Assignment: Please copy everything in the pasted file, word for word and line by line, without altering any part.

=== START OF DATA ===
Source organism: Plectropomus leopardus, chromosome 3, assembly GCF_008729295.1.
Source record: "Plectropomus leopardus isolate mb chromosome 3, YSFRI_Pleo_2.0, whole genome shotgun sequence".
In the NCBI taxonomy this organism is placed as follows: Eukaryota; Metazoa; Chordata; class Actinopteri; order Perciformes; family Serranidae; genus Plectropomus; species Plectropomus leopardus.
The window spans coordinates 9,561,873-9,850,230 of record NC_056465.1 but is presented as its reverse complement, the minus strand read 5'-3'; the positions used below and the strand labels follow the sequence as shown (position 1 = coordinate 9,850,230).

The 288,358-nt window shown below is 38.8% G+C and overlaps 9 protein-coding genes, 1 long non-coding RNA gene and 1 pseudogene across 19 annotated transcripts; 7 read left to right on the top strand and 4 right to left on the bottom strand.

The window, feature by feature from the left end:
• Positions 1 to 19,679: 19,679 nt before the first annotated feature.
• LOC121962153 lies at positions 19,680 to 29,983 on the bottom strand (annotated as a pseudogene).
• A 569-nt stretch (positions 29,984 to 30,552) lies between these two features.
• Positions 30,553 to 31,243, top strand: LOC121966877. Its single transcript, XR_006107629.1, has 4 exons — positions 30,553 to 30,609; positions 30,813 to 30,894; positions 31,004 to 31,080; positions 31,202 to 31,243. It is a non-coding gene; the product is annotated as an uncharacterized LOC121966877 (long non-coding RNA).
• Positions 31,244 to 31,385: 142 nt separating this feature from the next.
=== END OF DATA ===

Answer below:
Source organism: Plectropomus leopardus, chromosome 3, assembly GCF_008729295.1.
Source record: "Plectropomus leopardus isolate mb chromosome 3, YSFRI_Pleo_2.0, whole genome shotgun sequence".
In the NCBI taxonomy this organism is placed as follows: Eukaryota; Metazoa; Chordata; class Actinopteri; order Perciformes; family Serranidae; genus Plectropomus; species Plectropomus leopardus.
The window spans coordinates 9,561,873-9,850,230 of record NC_056465.1 but is presented as its reverse complement, the minus strand read 5'-3'; the positions used below and the strand labels follow the sequence as shown (position 1 = coordinate 9,850,230).

The 288,358-nt window shown below is 38.8% G+C and overlaps 9 protein-coding genes, 1 long non-coding RNA gene and 1 pseudogene across 19 annotated transcripts; 7 read left to right on the top strand and 4 right to left on the bottom strand.

The window, feature by feature from the left end:
• Positions 1 to 19,679: 19,679 nt before the first annotated feature.
• LOC121962153 lies at positions 19,680 to 29,983 on the bottom strand (annotated as a pseudogene).
• A 569-nt stretch (positions 29,984 to 30,552) lies between these two features.
• Positions 30,553 to 31,243, top strand: LOC121966877. Its single transcript, XR_006107629.1, has 4 exons — positions 30,553 to 30,609; positions 30,813 to 30,894; positions 31,004 to 31,080; positions 31,202 to 31,243. It is a non-coding gene; the product is annotated as an uncharacterized LOC121966877 (long non-coding RNA).
• Positions 31,244 to 31,385: 142 nt separating this feature from the next.